Brothers: A Tale of Two Sons remake – UE5 Nanite and Lumen come at a heavy cost

Even today, gamers still hold a special place in their hearts for the 2013 classic Brothers: A Tale of Two Sons developed by Starbreeze Studios. Originally released on PlayStation 3 and Xbox 360, this adventure puzzler resonated with players just before the next console generation arrived, delivering a powerful emotional experience. Fast forward to the present day, and we have a new remake tailored for the latest generation of consoles like PS5, Series X, and Series S. The question on everyone’s mind is: how does this remake measure up on these new platforms, especially on the less powerful Series S, in terms of performance and visual quality?

In terms of technology, this remake is a significant upgrade. The original game’s Unreal Engine 3 has been replaced with Unreal Engine 5, and the Milan-based studio Avantgarden has put in considerable effort to re-imagine every environment with enhanced detail using the engine’s Nanite and Lumen technologies. Apart from the improved visuals, the remake features new cutscenes, refined controls, difficulty adjustments, and even a re-recorded soundtrack with the original composer Gustaf Grefberg back on board.

Despite the extensive changes, the developers have made sure to stay true to the essence of the original game in terms of gameplay design and story. The core mechanics, from the main menu layout to the physics of the puzzles, remain largely unchanged. Players still control two brothers simultaneously from a top-down perspective, using one brother per analog stick, navigating a mesmerizing fantasy world filled with trolls, wolves, and sentient trees on a quest to save their ailing father.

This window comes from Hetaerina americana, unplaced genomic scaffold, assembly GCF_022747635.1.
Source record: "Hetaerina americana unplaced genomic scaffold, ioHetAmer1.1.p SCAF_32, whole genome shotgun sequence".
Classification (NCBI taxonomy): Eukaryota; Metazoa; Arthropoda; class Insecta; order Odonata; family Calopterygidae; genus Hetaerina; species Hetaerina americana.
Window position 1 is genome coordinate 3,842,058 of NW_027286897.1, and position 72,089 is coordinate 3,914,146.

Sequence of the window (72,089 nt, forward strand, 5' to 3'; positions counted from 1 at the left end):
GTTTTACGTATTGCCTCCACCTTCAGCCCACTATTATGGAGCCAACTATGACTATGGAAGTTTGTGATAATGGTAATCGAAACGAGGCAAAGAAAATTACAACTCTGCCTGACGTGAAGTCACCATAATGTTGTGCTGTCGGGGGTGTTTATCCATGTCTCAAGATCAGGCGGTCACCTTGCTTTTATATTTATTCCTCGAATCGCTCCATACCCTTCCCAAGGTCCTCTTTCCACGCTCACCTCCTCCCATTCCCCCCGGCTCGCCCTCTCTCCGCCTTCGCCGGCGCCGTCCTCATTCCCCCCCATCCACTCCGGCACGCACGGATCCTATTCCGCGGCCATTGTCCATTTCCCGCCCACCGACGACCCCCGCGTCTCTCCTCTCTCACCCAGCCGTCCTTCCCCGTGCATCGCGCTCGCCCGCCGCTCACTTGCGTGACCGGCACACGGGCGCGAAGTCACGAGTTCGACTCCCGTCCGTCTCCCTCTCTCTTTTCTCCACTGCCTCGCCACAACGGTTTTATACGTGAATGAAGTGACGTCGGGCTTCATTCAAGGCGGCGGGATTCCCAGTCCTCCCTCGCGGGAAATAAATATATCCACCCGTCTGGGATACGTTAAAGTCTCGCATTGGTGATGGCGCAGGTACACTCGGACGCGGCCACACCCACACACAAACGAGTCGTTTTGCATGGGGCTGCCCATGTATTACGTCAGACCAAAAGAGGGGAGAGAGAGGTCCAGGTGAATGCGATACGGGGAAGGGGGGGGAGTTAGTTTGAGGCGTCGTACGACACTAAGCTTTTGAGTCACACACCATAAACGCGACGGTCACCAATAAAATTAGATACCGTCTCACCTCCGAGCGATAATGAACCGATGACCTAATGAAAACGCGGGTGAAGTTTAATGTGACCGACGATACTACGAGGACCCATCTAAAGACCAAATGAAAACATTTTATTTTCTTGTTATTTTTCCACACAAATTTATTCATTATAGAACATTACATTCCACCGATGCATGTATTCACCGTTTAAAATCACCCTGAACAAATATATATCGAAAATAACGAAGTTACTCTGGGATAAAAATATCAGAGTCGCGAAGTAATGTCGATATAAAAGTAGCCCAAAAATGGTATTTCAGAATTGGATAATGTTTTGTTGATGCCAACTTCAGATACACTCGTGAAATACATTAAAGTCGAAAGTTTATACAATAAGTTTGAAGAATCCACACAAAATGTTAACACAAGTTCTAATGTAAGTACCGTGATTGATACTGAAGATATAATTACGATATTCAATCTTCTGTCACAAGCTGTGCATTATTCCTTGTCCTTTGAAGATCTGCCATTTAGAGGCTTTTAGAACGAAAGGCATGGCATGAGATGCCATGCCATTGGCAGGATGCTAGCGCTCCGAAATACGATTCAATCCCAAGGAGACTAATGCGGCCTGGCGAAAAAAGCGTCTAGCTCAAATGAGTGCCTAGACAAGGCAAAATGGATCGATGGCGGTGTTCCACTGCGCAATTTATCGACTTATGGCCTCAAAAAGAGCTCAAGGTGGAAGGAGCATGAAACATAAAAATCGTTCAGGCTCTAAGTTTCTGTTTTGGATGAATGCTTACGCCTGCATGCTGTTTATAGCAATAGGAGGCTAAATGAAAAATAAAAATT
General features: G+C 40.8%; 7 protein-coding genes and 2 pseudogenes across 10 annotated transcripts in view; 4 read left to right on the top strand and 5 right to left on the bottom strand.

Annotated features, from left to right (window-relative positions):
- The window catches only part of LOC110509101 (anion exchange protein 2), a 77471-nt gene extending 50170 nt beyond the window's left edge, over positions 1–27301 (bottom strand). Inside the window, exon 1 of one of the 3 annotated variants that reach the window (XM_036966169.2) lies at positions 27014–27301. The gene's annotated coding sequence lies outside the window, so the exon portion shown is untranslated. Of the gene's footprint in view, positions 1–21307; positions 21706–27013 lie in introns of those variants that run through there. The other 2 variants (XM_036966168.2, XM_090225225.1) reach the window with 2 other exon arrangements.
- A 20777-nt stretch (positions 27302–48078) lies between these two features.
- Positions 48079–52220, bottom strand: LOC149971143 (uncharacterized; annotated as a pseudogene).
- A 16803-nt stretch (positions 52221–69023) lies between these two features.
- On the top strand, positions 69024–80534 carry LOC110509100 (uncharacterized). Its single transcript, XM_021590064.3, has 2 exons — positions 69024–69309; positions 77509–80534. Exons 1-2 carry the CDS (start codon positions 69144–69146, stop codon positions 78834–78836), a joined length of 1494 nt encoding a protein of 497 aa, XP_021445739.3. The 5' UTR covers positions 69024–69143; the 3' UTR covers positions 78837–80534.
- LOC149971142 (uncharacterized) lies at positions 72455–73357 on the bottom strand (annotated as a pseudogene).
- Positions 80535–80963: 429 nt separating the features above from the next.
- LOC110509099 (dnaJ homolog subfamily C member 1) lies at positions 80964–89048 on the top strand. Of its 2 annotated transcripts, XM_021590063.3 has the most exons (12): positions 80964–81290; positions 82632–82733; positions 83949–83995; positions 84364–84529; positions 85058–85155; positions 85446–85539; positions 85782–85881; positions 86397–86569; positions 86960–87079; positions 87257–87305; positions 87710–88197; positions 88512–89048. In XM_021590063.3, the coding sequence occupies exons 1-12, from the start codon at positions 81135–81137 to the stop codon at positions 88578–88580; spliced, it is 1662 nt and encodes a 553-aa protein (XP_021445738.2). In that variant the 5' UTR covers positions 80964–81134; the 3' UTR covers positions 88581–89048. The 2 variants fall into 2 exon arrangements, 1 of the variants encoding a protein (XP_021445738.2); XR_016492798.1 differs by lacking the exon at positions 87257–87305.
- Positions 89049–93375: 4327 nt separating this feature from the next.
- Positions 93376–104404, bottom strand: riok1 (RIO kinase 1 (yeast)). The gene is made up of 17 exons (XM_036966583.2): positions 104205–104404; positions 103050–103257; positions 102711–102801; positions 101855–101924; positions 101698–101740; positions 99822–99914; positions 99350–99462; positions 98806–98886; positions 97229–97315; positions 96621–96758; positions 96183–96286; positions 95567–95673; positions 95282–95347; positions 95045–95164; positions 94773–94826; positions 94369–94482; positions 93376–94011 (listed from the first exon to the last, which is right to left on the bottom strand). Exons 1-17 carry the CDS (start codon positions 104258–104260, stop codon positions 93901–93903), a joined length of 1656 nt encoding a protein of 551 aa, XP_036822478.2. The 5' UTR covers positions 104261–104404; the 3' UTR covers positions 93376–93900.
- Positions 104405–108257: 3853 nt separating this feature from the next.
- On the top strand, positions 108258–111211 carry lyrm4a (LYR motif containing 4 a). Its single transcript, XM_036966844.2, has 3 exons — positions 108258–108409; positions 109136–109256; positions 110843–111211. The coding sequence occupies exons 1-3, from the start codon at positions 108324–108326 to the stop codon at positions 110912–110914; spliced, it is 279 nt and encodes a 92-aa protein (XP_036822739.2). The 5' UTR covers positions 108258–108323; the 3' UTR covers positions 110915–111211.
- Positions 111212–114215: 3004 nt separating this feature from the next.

Brothers: A Tale of Two Sons Remake – PS5/XSX/S Tech Review – UE5 Nanite/Lumen Come at a Heavy Cost

Watch a detailed tech analysis of the Brothers: A Tale of Two Sons remake in video form.

Right from the opening scene on the cliffside, the transition to Unreal Engine 5 brings a plethora of visual enhancements. The revamped geometry, powered by Nanite, introduces more intricate meshes visible in details like rock formations along the coast, wooden planks, and cobblestone streets in the town below. Particularly, the cutscenes with close-up camera shots showcase the benefits of Nanite, adding rich grass and foliage details, improved water shaders, and advanced post-effects such as depth of field, film grain, and light shafts.

One of the most significant improvements, apart from Nanite, is the lighting in the remake, utilizing UE5’s Lumen real-time global illumination system. This lighting system enhances the diffuse bounce lighting across the scenes, especially noticeable in interior settings where light bounces off surfaces and affects nearby geometry, creating a more realistic lighting environment.

The character designs in the remake also receive a major overhaul. The materials used for the models show a significant improvement, with textures displaying intricate details like stitching on cloth and realistic skin shaders that interact convincingly with light. The redesigns of the characters’ facial features, with more expressive animations and detailed expressions, give the remake a fresh perspective. Additionally, some cutscenes are now pre-rendered, while others are completely new, aligning the remake closely with the original.

View a series of comparisons between the 2013 original and the 2024 remake. Click to enlarge!

Fortunately, the developers have managed to balance visual enhancements with playability in the remake. The environments remain easily understandable despite the graphical upgrades, and there are new features to explore, such as a two-player co-op mode introduced in the remake. Controls have been refined to provide a modern feel to movements and animations, with various smaller adjustments implemented throughout the game.

One key aspect to note is the availability of two graphics modes on PS5, Series X, and Series S: a 30fps quality mode and a 60fps performance mode. The quality mode on PS5 and Series X typically ranges in internal resolution from 1260p to 1620p, with 1440p being common, while 4K resolution is not observed during testing.

However, the Series S struggles in the quality mode, with its 30fps performance ranging from 454p to 720p, often hovering around the lower end of the spectrum. Despite some visual compromises and lower settings compared to PS5 and Series X versions, the Series S manages to maintain a decent frame rate on the quality mode.